Three in five Australians are paying for online subscription services they don’t use

Australians spend $3.9 billion a year on unused subscriptions and apps.

Australians spend $3.9 billion a year on unused subscriptions and apps.

Australians are wasting money on online subscription services they don’t use, a consumer advocate has warned.

Three out of five Australians are paying for forgotten online subscriptions – a yearly total that can run into the hundreds for some people, according to a survey by independent research company AMPD.

Coronavirus restrictions and lockdowns in 2020 saw Australians spend more time with their screens and sign up for for digital services including online fitness classes, premium Zoom, food delivery, language courses, and streaming platforms.

But with COVID-19 mostly under control across the nation and office and gyms reopening many Australians have switched off from online services without unsubscribing.

Australians spend $3.9 billion a year on unused subscriptions and apps, said Tim Nicholas, a consumer advocate and co-founder of free reminder app GetReminded.

In some cases, this means individuals are paying as much as $1000 a year for digital services they don’t use, he said.

“When we went into lockdown people signed up to trial a number of streaming services forgetting they are paying on average $10 a month for each service costing nearly $400 annually if they have three, which many people now do,” Mr Nicholas said.

“Many also subscribed to fitness apps to fill the void left by gym closures or learnt a new language to fill in the time and are unknowingly still paying a monthly fee even though they are not using it.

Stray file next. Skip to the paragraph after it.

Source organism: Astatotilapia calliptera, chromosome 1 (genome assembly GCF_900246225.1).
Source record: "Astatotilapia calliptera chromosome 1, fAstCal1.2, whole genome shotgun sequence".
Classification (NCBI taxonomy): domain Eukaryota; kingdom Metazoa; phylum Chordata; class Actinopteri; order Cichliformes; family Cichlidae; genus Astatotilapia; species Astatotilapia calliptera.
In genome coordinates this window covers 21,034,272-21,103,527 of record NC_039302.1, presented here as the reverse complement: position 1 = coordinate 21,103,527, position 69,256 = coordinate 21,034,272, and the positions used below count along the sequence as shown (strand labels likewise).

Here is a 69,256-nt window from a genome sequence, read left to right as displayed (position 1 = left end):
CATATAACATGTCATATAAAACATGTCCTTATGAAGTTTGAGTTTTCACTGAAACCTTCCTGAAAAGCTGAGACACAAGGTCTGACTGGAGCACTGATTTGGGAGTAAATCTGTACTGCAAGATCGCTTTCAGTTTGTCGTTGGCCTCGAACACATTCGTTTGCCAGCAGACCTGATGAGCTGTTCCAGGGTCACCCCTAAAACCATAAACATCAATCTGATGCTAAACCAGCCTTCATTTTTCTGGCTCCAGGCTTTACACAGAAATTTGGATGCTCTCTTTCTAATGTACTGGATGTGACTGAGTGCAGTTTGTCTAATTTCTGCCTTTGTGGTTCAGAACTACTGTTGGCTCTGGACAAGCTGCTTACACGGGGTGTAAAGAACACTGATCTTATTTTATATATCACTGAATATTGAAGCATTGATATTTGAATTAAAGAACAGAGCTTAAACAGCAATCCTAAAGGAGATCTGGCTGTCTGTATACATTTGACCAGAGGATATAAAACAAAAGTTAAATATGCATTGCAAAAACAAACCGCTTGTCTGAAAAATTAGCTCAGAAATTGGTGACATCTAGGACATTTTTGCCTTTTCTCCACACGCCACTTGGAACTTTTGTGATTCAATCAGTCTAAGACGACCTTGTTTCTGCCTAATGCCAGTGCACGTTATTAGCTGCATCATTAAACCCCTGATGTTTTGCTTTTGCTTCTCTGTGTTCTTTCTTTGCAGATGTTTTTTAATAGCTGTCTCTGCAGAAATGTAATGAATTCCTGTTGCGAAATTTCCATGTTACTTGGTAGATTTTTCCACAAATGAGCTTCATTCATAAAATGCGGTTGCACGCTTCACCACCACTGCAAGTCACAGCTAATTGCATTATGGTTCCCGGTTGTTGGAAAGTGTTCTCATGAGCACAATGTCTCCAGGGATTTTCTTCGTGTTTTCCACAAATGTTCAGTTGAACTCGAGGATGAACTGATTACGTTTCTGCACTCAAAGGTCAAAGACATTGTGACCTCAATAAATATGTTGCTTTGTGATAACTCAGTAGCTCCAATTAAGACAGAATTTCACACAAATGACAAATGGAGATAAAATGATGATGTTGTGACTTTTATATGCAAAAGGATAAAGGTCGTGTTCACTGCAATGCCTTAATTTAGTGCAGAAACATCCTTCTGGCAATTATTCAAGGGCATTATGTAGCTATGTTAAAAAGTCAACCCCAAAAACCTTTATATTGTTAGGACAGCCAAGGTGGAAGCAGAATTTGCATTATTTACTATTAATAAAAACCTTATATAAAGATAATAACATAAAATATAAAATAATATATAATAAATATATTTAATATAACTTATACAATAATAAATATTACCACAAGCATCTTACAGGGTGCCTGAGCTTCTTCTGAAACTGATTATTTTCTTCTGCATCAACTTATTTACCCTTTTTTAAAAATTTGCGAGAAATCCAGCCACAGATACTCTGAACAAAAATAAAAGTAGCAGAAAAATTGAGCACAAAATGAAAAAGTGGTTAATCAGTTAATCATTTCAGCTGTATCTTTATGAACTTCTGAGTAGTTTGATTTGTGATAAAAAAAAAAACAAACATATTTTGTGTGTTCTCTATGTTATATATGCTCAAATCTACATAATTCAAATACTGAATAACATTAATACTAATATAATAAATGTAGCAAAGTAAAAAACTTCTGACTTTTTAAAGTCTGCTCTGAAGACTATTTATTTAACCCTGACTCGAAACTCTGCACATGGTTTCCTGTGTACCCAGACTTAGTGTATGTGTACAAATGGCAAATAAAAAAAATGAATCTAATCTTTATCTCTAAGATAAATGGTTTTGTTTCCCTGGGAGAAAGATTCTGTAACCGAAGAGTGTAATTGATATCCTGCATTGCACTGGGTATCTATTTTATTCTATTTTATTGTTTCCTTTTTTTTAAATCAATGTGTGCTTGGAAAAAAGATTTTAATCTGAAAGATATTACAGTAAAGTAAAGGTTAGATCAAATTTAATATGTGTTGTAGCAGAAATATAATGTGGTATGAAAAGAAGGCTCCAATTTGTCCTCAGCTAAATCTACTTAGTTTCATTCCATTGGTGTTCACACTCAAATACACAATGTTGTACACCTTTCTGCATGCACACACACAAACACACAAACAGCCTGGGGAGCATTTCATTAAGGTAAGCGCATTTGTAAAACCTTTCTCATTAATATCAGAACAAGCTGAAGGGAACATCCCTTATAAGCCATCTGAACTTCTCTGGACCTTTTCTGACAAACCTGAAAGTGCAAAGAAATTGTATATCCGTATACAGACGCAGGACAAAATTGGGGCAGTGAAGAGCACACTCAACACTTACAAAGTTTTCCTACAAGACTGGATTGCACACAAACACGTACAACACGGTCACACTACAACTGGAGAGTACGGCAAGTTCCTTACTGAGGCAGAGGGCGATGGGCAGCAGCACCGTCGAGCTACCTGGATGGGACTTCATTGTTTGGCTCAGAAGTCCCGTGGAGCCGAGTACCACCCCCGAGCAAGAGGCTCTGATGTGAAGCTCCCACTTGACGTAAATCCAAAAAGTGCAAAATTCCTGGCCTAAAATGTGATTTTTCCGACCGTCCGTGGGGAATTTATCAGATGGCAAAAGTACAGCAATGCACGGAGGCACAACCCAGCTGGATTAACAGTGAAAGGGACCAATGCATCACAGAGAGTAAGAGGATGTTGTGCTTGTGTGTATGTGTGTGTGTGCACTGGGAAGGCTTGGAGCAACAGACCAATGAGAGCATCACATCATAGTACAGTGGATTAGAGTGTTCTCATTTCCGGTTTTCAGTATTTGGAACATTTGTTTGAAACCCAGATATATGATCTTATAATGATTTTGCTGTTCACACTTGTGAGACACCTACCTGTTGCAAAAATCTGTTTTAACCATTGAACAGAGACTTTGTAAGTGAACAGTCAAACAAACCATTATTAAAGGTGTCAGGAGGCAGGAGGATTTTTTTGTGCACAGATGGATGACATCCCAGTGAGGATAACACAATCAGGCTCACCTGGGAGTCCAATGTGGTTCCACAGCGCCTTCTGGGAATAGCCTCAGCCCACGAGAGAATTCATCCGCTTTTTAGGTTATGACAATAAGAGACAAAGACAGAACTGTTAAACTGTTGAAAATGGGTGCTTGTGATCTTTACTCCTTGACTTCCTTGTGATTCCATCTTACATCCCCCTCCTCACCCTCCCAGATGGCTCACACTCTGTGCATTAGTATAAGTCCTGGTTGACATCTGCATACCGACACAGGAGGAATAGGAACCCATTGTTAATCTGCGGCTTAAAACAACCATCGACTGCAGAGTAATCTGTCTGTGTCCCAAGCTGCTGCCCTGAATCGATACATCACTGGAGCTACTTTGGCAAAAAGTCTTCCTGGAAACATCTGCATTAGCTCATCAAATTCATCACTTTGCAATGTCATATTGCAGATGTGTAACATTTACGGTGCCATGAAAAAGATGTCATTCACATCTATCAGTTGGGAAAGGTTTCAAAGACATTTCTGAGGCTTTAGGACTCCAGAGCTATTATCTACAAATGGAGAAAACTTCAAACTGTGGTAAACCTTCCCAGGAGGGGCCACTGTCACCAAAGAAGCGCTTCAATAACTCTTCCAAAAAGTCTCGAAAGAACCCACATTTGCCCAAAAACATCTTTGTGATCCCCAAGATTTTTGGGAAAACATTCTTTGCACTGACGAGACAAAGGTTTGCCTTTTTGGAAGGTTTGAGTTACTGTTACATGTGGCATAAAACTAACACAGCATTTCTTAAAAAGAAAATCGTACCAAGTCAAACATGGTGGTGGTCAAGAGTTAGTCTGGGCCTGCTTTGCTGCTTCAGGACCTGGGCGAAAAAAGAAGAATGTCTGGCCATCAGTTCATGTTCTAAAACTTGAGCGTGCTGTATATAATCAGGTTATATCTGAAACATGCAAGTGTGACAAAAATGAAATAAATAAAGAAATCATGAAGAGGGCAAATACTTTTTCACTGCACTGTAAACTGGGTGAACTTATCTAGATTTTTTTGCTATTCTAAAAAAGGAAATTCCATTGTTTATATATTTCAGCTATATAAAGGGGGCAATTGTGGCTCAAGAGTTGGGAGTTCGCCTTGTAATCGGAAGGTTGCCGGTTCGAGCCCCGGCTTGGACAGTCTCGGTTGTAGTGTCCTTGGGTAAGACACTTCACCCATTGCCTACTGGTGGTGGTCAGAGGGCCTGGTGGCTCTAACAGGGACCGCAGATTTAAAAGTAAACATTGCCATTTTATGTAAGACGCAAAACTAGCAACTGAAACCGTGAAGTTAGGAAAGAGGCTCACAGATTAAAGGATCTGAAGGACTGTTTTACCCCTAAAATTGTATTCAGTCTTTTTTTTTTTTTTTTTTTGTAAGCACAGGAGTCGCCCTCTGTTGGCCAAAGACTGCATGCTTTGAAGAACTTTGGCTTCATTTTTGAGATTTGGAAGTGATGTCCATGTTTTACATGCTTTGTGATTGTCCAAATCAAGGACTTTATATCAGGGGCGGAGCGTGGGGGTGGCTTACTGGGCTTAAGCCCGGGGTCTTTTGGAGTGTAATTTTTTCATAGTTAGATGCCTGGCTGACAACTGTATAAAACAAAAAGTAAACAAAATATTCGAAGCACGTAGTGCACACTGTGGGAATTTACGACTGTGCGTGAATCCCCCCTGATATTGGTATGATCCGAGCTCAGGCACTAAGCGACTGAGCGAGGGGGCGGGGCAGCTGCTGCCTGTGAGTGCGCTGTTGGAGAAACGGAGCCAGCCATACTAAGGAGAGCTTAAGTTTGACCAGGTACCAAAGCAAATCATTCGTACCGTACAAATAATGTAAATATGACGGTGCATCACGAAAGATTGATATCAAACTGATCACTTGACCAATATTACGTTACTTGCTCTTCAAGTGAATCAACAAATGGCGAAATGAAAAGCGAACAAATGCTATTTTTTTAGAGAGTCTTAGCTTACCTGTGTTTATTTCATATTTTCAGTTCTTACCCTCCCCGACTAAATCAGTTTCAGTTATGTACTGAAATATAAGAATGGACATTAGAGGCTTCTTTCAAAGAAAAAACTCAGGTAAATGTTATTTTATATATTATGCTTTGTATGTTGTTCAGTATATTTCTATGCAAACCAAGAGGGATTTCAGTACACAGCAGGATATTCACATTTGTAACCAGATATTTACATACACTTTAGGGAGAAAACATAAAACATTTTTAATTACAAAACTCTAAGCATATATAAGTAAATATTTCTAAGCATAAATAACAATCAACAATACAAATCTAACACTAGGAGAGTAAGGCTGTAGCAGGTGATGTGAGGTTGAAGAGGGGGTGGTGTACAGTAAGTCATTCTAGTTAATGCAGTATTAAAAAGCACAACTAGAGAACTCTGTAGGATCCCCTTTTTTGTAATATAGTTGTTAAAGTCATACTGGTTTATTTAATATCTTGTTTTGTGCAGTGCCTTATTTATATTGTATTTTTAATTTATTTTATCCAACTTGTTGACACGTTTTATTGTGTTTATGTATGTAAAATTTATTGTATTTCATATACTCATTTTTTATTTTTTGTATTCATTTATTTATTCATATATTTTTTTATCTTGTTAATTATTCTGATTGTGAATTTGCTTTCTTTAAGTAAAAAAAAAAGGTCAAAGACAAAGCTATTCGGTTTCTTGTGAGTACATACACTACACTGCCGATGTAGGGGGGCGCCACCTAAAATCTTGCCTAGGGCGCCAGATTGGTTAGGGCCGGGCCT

“It’s easy to rack up bills without realising with everything paid by direct debit – but now is the time to get finances in order.”

In 2020, GetReminded saw “quite a big increase in the number of people who were setting reminders for subscriptions,” Mr Nicholas said.

“Now in 2021, where there’s a lot more consumer confidence and more people are going back to their office and returning to more normal, it’s time to review what you’re paying for and decide what you can cancel.”

The danger for consumers when it comes to paid online subscriptions for consumers is that most have no end date and charges can “keep slipping through” each month until they are cancelled, Mr Nicholas said.

A lot of things don’t have an end date, once you’ve given over your credit card details that’s where the danger arises,” he said.

“We would encourage people to scrutinise that.”

Reviewing your subscriptions is “not always about stopping things now”, but is also about “setting a point of time in the future” to make a final decision, Mr Nicholas said.

“It’s a good idea for people to get into the habit of setting reminders about online services and apps when they subscribe to ensure they are not throwing money down the drain,” he said.

Popular subscription service fees


  • Netflix: From $10.99 a month
  • Stan: From $10 a month
  • Binge: From $10 month
  • Amazon Prime Video: $6.99 a month, $59 yearly
  • Disney+: $8.99 a month, $89.99 yearly
  • YouTube Premium: $14.99 a month
  • Spotify Premium: $11.99 a month

Health and fitness 

  • Headspace: $19.99 a month, $91.99 yearly
  • Fitbit Premium: $15.49 a month, $124.99 yearly
  • MyFitnessPal Premium: $14.99 a month, $79.99 yearly
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